J: Ok, let’s focus on them. Were those dates determined before the pandemic? Were they in that kind of financial trouble before COVID?

K: Yes! And that’s what I’ve been sort of jumping up and down on the government’s due diligence. Before you give them an agreement to distribute $912m dollars, look at the board of directors. 

Did WE Charity inform the government that its board had resigned or was replaced just weeks before, and that there was a gap in governance and oversight at the charity?

And if you read the audited financial statements, there it is in black and white, WE Charity is in breach of its bank covenants. Oh and by the way — it has no board. 

J: Everything you’ve said so far might describe an organization that had a folly with an app that didn’t work out, that maybe got overambitious with its spending on properties. But that doesn’t really explain the other side of this, which is that money was flowing from charity to private company, in the opposite direction that it was supposed to. 

K: The backwash. ME to WE backwash.

J: You have been public that in 2019,  the same year that found them in breach [with the bank], that same year when they needed money, seven percent of all WE Charity’s revenue flowed to their privately held company.

K: That had grown. Before, it was one percent, two percent. What you see is them ramp up in fiscal 2018 when eight percent of WE Charity’s total revenues are going into the private business and in 2019, seven percent. And you’re dealing with a 60 million dollar charity here, so we’re not talking chump change.

source: WE Charity 2019 audited financials

J: Kate, people have said to me there’s nothing to see here. Sometimes a charity has to buy a few things from its related business. That’s true, isn’t it?

K: Yes. 

J: So what’s wrong with this?

K: It’s the magnitude. Some private corporations play a little hard with their charities and say, you know, ‘we want you to pay the going rate’ and all the rest of it. But it’s [typically] a few hundred thousand dollars on a six million dollar charity. It’s not like this. 

J: Have you ever seen this level of backwash? 

K: No.

J: You would think that in the year when all their debts are due, that would be the year when they need to keep that money in the charity. But instead, they’re flowing it into their private company. 

K: Yes

WE Charity’s response:

In the most extreme and, frankly, inaccurate, calculations, if someone dismisses (i) removed all value from the purchase of ME to WE services; (ii) removes all in-kind contributions from ME to WE, then WE Charity has still received $1.3-million more from ME to WE over the last five years.


J: Their argument has been:  If you look at this the right way, overall, the charity comes out on top. Overall, the charity is benefiting from this relationship. Is that true?

K: The level of disclosure in their audited financial statements does not allow me to verify that claim. 

J: You don’t have the information you would need to say, ‘yeah, that looks right.’

K: What it does say in the audited financial statement is not that ME to WE “donates” to WE Charity but that ME to WE “contributes” to WE Charity. 

J: What’s the difference?

K: A donation is money. A contribution can be time, money or goods.

J: So when the WE Charity pays the Kielburgers’ private company, they pay in cash.  But when their private company pays the charity, it’s a mixture of money, time and other benefits — and we don’t know the mix. Is that correct?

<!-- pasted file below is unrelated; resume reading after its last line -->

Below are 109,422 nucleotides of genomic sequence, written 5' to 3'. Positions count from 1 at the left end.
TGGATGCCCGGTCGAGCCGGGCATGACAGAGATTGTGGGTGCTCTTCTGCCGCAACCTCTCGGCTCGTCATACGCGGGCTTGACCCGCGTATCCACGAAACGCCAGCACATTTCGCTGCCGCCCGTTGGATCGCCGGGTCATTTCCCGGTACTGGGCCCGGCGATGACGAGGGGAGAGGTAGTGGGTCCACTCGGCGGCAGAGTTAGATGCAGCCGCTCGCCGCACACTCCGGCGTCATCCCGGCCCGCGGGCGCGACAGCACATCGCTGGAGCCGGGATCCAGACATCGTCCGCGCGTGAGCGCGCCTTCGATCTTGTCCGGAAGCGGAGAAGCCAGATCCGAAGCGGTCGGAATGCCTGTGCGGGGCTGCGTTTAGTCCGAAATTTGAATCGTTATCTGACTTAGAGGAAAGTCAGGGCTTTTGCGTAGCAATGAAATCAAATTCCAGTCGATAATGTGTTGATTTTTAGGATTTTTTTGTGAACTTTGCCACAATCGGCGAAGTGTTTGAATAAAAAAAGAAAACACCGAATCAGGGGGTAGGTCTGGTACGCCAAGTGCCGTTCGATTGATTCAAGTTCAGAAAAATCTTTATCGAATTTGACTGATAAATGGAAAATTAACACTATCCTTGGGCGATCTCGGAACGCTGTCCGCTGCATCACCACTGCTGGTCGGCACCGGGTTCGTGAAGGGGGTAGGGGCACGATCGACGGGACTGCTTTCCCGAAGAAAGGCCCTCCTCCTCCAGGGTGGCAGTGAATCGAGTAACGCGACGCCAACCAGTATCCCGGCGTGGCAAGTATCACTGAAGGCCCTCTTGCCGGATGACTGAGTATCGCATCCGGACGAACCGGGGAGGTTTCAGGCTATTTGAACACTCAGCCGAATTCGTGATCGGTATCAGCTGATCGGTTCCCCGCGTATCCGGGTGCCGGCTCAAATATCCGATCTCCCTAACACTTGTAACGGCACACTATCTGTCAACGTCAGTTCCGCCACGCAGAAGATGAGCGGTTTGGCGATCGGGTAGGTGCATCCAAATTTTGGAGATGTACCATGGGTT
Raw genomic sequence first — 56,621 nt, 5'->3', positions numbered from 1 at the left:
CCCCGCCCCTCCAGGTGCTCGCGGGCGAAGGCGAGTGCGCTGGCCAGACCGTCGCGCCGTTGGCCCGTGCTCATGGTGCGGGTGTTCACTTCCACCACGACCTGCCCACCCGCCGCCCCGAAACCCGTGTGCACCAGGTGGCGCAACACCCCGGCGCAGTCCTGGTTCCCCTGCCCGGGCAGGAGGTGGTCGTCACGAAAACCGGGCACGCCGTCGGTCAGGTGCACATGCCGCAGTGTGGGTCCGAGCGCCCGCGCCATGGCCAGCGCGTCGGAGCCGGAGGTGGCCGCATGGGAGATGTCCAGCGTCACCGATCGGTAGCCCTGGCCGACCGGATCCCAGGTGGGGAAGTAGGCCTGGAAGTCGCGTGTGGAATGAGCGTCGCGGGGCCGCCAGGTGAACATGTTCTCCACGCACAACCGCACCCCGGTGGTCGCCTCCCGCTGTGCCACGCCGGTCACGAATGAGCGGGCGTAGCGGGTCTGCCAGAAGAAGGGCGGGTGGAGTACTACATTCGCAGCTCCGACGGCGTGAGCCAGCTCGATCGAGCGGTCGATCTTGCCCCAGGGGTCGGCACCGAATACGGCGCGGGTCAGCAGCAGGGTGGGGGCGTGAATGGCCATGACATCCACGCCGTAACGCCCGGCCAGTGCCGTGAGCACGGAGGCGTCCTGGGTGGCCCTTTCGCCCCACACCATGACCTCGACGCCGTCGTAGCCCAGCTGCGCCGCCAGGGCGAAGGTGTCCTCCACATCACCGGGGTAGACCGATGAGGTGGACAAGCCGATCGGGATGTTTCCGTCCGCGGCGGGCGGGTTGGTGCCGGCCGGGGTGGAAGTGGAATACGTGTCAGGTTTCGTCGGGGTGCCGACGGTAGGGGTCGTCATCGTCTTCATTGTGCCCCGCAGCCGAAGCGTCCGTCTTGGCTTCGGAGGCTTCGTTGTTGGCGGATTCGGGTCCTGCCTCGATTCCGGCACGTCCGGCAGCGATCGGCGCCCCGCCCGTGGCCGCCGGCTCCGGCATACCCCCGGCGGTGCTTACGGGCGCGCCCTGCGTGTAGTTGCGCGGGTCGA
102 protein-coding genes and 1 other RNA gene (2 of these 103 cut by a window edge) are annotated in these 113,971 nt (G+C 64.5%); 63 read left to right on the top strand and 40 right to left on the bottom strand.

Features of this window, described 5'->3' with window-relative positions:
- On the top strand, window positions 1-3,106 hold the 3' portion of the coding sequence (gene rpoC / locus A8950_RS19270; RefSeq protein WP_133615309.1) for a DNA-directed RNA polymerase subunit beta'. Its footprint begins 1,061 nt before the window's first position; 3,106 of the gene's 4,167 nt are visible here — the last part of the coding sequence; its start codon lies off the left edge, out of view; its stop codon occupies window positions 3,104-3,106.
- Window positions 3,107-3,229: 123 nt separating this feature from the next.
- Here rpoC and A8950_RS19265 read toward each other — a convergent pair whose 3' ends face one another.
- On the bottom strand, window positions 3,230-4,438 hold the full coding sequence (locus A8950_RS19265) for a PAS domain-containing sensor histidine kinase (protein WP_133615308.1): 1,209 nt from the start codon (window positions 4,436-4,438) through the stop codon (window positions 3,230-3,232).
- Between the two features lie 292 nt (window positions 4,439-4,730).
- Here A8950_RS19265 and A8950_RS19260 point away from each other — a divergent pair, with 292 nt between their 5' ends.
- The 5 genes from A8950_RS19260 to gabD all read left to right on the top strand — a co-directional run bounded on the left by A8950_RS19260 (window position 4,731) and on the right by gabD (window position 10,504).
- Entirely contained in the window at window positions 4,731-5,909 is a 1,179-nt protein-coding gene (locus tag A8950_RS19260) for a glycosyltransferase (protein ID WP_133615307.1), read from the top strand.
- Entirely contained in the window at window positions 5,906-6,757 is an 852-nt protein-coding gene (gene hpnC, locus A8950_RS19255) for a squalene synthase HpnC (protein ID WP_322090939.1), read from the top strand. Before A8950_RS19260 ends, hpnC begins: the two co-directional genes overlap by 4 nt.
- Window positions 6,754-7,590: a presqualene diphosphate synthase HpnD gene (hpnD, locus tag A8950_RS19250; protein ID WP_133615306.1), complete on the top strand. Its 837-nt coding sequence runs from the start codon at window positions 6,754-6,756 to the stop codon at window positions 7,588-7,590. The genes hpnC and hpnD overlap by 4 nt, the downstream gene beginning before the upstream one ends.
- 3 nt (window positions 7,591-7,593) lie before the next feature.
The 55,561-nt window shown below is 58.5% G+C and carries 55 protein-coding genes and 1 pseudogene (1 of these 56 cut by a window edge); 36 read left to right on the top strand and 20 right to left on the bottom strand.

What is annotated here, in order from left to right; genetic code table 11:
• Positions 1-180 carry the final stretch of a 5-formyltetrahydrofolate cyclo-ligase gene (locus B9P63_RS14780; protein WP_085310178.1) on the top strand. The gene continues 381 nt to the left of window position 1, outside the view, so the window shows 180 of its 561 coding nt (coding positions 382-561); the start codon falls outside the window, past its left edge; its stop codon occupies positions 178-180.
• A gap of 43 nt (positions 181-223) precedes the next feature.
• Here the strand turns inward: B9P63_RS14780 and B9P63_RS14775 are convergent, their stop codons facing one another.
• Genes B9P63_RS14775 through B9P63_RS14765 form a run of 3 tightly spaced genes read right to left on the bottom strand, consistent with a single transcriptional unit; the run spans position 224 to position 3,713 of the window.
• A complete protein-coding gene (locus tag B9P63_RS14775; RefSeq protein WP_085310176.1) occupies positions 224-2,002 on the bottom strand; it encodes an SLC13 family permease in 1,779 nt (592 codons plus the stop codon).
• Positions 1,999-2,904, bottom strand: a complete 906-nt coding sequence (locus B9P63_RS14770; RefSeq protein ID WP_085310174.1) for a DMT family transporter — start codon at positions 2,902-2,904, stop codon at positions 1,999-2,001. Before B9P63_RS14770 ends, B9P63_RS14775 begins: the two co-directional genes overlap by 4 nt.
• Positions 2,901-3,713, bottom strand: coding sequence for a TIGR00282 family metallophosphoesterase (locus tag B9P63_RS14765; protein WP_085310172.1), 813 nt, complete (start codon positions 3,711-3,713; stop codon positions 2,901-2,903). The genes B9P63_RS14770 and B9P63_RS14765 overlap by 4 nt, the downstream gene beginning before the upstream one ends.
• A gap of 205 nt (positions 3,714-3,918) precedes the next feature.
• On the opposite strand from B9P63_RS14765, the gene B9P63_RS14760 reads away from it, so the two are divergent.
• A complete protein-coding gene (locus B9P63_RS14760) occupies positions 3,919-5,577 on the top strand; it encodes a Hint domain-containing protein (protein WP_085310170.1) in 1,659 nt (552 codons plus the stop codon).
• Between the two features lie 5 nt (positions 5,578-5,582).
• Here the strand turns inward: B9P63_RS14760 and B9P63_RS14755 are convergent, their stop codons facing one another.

K: That’s correct. 

J: If WE’s auditor were to dig down on that, you might find that everything’s fine. That in fact, it is cash going back to the charity. Or you might find that there’s no money or very little.

K: KRP have audited the books of WE Charity since these teenagers from Thornhill began over 25 years ago. It specializes in tax and small businesses. I believe WE Charity is the only charity it audits.

J: Well, that is weird.

K: It’s unsettling. 

J: Back to the board of directors. WE has said the former board members were almost done their 5-year terms, and WE wanted a refresh. Is that not a credible explanation?  

K: If a charity was to take the strategic decision to radically replace its entire governance structure, that needs to be signaled to donors and corporate sponsors well ahead. That needs to be posted on a web site. Everybody needs to know what’s going on, so that it isn’t a surprise that you find out on Twitter that the chairman of the board resigned in March…and since the chair of their board resigned, that doesn’t jibe with their story. 

So you have an unprecedented turnover in governance that was not signalled. 

When you have a scandal or a crisis at an organization, it’s the chairman that steps up and testifies in front of Congress. It’s the board chair who steps up and takes the mike. 

And now we go into a crisis with a rookie slate of directors.  

J: The new board of directors, as I understand them, have long relationships with the Kielburgers. The new chair of the board, Greg Rogers, was Marc Kielburger’s high school teacher.

K: It’s a mismatch. 

J: Did something happen for this sudden turnover in the board? When I look at all of these things together — not only do they have all this debt that’s coming due. At the same time, they’re flowing money out of the charity, into their private company. And then the board leaves. Do those all seem to you like discrete and unrelated events?

K: I guess it’s a compilation. Jesse, it’s just too many things.


With research assistance from Tiffany Lam

UPDATED (07/27/2020) to clarify that the kind of debt Bahen describes as non-revolving, not revolving.